Patients living with sickle cell disease and thalassaemia will be eligible for the test

The NHS has announced that it is the first healthcare system globally to provide a new group genotyping test for patients living with inherited blood disorders, including sickle cell disease and thalassaemia.

The new blood matching genetic test will help the NHS to better match patients’ blood transfusion, reduce the risk of side effects and offer more personalised care to patients.

Transfusions are commonly used to treat rare inherited blood disorders; however, following a transfusion, around a fifth of patients develop antibodies against certain blood groups.

Because of this, patients can experience delays in treatment due to issues finding enough matching blood and blood transfusion reactions.

Affecting around 17,000 people in England, sickle cell disease can result in severe organ damage and intense pain when damaged red blood cells block vessels and restrict oxygen supply.

Mainly seen in those with an Asian, Middle Eastern or Southern Mediterranean heritage, with less than 50 new cases each year in England, people with thalassaemia cannot produce haemoglobin, which allows red blood cells to carry oxygen around the body, causing severe anaemia.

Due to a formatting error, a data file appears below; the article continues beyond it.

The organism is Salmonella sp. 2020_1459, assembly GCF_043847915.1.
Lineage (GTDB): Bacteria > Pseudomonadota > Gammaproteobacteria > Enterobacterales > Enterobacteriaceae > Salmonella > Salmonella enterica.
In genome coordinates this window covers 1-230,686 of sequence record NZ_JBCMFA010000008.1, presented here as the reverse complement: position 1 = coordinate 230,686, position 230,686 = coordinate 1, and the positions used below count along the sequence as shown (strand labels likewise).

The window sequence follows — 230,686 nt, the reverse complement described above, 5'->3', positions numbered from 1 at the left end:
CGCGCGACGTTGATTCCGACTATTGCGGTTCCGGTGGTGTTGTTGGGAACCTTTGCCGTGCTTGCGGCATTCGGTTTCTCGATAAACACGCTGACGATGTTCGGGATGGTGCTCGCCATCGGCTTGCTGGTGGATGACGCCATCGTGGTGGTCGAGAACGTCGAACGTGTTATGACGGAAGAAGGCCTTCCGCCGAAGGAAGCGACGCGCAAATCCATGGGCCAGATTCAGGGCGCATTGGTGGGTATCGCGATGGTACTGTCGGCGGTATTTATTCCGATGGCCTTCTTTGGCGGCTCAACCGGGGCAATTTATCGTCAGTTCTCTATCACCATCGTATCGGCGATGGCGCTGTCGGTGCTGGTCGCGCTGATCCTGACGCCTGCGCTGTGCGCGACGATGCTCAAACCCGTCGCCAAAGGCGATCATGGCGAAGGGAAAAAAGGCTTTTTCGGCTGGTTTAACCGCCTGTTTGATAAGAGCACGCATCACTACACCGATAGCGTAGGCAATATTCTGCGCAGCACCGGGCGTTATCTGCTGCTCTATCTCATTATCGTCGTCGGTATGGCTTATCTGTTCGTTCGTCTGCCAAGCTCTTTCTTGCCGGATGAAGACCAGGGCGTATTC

Set to benefit almost 18,000 people in England, NHS England, in partnership with NHS Blood and Transplant, is encouraging patients living with sickle cell disease and thalassaemia to have this genetic test alongside their routine hospital blood tests.

Furthermore, the new test will also benefit patients living with transfusion-dependent anaemias, including Diamond Blackfan anaemia, which affects the production of red blood cells.

Professor Bola Owolabi, director, National Healthcare Inequalities Improvement Programme, NHS England, said: “Being able to provide high-quality and more personalised care to people with inherited blood disorders is an important step forward in helping to reduce health inequalities.

“This innovative test will greatly improve [the] quality of life for people living with these disorders. I urge those eligible to ask their clinical teams about the test and to accept if they are invited to take part.”